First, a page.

Houser began volunteering with the Dallas County Juvenile Department and, in 2011, started a culinary program to train young men caught up in the system. It started as a series of Sunday night pop-up dinners at a top eatery, where participants learned about restaurant management and trained to serve the evening meal.

As the pop-up dinners gained popularity, Houser’s vision grew.

In January 2015, he opened the doors to Café Momentum in downtown Dallas. The upscale restaurant and nonprofit incorporates a 12-month paid internship for young men and women coming out of Dallas County juvenile facilities.

Interns rotate through jobs at the restaurant, from cooking to dishwashing to serving, while also receiving educational support and career counseling.

Working with the local juvenile justice department, the group aims to help young people break the cycle of violence and crime that many of them have faced. Houser frequently accompanies youth to court appointments and offers enrichment opportunities and field trips.

To date, nearly 500 young people have participated in the program. Of the first 197 interns in the program, only 5 have returned to jail.  CNN recently interviewed Houser and I would like to share a portion of that interview with you …

CNN: What inspired you to start your program, and how did you get the word out?

Chad Houser: There were horrific and rampant stereotypes about my kids, and in order to raise awareness and break through the stereotypes, I started to host monthly pop-up dinners. The idea was very simple: Go into one of the top restaurants in Dallas on a Sunday night and sell tickets to a private dinner at that restaurant. We would bus in young men from one of the Dallas County juvenile detention facilities and teach them what it meant to work in a restaurant.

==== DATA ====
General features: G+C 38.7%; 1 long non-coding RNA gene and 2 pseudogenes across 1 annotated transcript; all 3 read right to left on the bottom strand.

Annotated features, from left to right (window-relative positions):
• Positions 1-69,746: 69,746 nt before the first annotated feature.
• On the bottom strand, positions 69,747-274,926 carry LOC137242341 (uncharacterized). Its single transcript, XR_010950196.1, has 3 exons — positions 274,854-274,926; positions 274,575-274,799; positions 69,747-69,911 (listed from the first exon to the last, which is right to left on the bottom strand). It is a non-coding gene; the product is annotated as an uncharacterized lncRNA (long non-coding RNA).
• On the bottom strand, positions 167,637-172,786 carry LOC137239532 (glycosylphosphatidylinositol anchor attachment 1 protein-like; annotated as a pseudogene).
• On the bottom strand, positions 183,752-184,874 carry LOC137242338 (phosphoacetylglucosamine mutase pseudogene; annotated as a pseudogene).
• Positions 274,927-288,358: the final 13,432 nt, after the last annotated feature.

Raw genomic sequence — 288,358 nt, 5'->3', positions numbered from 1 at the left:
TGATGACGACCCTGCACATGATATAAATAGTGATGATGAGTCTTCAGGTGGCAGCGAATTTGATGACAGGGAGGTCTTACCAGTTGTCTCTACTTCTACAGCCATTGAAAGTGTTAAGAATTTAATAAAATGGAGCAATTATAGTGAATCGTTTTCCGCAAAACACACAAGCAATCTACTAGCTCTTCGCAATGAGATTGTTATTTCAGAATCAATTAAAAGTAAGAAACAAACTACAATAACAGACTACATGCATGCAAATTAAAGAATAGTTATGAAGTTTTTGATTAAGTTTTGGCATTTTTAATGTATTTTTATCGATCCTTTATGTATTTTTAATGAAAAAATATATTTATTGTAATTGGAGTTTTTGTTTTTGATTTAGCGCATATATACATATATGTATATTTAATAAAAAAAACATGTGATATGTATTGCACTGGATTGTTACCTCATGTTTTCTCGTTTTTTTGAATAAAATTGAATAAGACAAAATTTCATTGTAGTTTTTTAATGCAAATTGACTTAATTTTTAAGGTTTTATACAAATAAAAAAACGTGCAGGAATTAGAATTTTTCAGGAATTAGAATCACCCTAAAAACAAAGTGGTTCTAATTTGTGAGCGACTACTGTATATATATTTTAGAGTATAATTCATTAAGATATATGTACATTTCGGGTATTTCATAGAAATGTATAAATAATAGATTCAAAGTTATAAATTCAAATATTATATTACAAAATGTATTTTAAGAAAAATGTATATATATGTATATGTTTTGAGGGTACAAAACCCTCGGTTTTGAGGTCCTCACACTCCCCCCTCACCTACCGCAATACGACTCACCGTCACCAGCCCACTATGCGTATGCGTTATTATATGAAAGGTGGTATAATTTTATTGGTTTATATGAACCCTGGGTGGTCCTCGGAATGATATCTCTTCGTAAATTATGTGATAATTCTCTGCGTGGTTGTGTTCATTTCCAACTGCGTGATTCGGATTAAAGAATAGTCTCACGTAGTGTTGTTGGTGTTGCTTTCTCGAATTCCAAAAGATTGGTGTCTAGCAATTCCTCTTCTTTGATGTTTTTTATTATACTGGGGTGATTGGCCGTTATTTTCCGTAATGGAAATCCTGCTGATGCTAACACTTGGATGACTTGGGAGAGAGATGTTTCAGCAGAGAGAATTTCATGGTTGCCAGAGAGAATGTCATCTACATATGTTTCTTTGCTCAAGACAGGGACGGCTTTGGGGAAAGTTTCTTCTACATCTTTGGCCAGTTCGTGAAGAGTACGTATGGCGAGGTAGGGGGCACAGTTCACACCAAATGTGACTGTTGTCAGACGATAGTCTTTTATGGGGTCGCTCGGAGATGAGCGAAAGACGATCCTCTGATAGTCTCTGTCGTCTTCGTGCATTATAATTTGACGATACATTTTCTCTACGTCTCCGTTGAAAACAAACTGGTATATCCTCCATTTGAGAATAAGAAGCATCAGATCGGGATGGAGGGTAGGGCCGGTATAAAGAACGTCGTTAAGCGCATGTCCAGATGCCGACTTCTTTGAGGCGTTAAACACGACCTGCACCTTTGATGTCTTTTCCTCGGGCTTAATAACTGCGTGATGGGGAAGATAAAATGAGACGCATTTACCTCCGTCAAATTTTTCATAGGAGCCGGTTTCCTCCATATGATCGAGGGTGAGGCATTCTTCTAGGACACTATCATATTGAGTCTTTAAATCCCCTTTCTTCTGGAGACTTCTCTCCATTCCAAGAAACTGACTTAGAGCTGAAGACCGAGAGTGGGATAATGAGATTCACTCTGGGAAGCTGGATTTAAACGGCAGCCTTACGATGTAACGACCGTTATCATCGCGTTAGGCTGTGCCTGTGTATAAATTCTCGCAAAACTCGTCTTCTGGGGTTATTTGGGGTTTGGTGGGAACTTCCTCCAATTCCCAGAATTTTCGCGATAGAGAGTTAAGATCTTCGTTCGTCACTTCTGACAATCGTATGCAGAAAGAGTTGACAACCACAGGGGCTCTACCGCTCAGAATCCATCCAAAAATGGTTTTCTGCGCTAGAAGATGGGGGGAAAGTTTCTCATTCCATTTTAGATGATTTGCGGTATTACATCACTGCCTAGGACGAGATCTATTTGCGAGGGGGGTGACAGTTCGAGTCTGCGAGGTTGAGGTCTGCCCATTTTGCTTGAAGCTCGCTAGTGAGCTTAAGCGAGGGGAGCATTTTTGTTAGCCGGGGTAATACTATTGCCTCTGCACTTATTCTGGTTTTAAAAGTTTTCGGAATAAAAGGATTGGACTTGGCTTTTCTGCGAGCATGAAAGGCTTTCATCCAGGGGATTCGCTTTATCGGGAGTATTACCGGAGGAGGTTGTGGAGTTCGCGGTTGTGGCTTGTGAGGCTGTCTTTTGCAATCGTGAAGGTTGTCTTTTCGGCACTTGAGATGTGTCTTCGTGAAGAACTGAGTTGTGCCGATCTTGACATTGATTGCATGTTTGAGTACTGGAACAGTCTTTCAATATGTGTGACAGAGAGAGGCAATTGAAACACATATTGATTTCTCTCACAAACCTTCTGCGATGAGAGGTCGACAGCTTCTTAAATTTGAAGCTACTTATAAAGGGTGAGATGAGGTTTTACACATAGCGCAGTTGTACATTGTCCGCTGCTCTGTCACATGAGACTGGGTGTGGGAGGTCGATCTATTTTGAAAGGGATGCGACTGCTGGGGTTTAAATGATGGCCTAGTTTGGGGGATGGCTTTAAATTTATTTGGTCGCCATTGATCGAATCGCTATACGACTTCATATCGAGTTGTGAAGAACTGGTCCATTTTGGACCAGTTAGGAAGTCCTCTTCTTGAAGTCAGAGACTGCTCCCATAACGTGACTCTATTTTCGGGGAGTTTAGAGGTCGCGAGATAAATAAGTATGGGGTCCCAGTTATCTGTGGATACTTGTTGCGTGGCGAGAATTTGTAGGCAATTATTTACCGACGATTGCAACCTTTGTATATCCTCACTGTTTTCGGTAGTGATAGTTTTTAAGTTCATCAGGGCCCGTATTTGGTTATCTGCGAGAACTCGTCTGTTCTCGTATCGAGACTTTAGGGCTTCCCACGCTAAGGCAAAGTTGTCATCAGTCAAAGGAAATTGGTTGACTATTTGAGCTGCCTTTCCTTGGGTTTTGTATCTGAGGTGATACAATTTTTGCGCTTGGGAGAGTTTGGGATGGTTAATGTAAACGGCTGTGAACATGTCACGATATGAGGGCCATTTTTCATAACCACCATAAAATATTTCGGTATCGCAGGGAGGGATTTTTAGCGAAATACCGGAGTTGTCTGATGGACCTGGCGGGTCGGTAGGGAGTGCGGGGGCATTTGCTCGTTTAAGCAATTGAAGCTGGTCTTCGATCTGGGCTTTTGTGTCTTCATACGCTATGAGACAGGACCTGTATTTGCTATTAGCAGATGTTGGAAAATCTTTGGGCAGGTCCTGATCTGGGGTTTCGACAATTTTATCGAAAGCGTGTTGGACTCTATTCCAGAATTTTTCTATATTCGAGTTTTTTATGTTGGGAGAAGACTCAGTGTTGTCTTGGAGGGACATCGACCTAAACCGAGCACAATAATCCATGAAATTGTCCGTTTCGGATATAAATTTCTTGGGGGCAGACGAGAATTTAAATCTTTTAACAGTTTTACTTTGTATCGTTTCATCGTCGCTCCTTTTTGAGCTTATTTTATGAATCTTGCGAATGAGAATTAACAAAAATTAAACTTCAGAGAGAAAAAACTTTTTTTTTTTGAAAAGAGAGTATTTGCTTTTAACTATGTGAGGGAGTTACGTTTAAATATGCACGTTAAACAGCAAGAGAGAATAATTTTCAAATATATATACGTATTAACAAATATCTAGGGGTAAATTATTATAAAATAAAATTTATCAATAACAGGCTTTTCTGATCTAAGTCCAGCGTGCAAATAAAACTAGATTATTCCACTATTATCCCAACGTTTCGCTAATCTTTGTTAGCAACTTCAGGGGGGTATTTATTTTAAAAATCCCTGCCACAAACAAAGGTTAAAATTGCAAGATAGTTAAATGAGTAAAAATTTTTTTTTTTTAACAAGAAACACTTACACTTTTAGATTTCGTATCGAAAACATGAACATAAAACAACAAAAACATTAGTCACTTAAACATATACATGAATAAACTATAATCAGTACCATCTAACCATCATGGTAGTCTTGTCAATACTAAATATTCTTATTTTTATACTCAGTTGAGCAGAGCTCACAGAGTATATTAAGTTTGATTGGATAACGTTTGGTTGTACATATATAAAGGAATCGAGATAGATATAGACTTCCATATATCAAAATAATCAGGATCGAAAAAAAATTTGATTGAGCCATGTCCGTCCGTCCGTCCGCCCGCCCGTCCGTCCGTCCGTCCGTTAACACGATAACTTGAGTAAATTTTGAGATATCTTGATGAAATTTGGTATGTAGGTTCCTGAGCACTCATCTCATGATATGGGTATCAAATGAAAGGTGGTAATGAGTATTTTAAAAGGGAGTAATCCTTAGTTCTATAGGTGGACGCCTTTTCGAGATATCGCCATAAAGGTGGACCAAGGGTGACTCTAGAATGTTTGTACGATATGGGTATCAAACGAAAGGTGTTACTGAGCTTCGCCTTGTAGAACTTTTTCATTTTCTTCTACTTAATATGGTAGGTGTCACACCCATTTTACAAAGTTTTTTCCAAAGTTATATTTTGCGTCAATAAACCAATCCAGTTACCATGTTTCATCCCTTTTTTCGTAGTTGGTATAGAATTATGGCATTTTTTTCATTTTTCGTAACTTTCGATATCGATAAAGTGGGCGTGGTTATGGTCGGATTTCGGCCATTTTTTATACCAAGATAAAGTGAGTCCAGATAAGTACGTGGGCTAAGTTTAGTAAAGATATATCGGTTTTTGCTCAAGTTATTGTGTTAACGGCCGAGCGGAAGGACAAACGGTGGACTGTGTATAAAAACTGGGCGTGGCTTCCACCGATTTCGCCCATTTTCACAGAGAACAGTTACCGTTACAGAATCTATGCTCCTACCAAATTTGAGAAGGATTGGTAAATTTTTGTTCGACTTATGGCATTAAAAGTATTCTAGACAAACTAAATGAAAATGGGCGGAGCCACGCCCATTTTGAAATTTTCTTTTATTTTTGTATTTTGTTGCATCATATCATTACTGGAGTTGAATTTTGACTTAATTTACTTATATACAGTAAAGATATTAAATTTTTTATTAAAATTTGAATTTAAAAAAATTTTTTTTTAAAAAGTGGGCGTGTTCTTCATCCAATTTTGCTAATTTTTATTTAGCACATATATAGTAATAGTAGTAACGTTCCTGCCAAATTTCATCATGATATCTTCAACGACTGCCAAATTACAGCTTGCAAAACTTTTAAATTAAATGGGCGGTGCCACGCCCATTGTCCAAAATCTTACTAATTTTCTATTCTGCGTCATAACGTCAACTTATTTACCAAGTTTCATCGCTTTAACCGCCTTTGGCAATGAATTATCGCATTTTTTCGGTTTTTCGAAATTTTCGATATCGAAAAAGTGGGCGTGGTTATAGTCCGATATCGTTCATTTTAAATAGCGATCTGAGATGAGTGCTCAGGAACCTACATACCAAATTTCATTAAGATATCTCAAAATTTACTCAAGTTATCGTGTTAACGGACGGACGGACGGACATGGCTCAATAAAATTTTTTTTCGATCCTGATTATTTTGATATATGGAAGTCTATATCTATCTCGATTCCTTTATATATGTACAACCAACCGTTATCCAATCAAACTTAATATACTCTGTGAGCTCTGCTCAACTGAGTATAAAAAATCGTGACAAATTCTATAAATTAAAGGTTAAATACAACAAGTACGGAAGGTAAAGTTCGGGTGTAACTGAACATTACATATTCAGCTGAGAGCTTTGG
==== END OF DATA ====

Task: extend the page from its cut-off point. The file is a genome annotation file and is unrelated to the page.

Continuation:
The first dinner, we didn’t think anybody would show up. I had a plan to call my mom and have her guilt the ladies in her Bible study class into buying tickets. But myself and another gentleman posted a link, and within 24 hours, we had sold 68 seats. That first dinner, 68 people, when they left, either shook my hand or gave me a hug. By December of 2011, we doubled the price and the dinner sold out in 15 minutes. And by spring of 2012, the dinners were selling out in 15 seconds.

CNN: You have groups of 20-30 kids coming through the paid internship every year. How do you keep them motivated?

Houser: Over the course of 12 months, they work their way through four tiers. Each tier is designed to increase their accountability — (to create a) solid foundation they can continue to build the rest of their lives on, even after they leave Café Momentum. For example, in tier one, the interns have to re-enroll in school. They also have to go get a physical, a dental exam and a vision exam.

Once an intern completes tier four and graduates our program, we invite them and their family to come in for dinner one night during normal dinner service, and we actually stop down the entire restaurant and acknowledge them so that they’re getting kind of a unique, individual honor. We’re not just celebrating them, but we are celebrating their family as well. Because it’s important that they all take pride in this accomplishment. This young person has completely changed the trajectory of their life.

CNN: You have a team tradition each night before meal service.

Houser: My kids come from households where they’ve witnessed domestic abuse, drug use; in some cases, they’ve witnessed murder.

Every day before dinner service, we sit down together and have dinner as a family. That’s not a concept that’s uncommon amongst all restaurants, but it takes on a very different purpose for us — and that is for most of our kids, that’s the first time that they’ve sat down and shared a meal together with a group that resembles a family. That’s why we call ourselves the Café Momentum Family because we want to sit down around the table and talk like a family does.